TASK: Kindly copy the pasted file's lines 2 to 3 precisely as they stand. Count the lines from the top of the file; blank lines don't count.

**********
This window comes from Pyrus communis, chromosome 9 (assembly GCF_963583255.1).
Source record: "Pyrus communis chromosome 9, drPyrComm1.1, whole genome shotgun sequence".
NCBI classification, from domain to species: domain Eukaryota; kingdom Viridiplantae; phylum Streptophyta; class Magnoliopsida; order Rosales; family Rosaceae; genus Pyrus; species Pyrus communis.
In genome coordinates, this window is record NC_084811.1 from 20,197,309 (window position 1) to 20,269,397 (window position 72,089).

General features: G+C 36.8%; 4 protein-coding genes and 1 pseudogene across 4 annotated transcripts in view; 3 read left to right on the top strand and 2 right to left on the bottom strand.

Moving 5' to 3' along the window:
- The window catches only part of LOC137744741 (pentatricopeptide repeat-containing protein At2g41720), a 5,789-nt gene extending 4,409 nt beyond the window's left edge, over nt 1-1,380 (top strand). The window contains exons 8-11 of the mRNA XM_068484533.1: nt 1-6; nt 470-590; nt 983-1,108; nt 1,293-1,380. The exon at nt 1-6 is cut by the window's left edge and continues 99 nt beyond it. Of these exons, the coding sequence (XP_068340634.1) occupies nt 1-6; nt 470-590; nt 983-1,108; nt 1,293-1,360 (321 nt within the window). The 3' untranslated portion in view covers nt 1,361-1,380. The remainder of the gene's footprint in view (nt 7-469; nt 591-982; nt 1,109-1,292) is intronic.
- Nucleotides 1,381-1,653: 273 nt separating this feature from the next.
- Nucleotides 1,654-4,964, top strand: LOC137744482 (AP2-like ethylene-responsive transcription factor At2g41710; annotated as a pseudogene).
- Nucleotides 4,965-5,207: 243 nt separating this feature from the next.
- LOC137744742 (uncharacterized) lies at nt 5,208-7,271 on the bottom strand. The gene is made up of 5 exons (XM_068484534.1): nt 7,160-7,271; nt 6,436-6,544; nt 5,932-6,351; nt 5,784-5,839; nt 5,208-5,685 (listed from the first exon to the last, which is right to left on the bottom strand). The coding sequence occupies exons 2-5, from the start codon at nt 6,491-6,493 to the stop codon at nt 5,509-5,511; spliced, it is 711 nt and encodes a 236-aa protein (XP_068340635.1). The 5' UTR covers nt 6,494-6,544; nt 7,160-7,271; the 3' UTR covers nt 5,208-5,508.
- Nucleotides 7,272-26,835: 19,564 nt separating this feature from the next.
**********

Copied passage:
Source record: "Pyrus communis chromosome 9, drPyrComm1.1, whole genome shotgun sequence".
NCBI classification, from domain to species: domain Eukaryota; kingdom Viridiplantae; phylum Streptophyta; class Magnoliopsida; order Rosales; family Rosaceae; genus Pyrus; species Pyrus communis.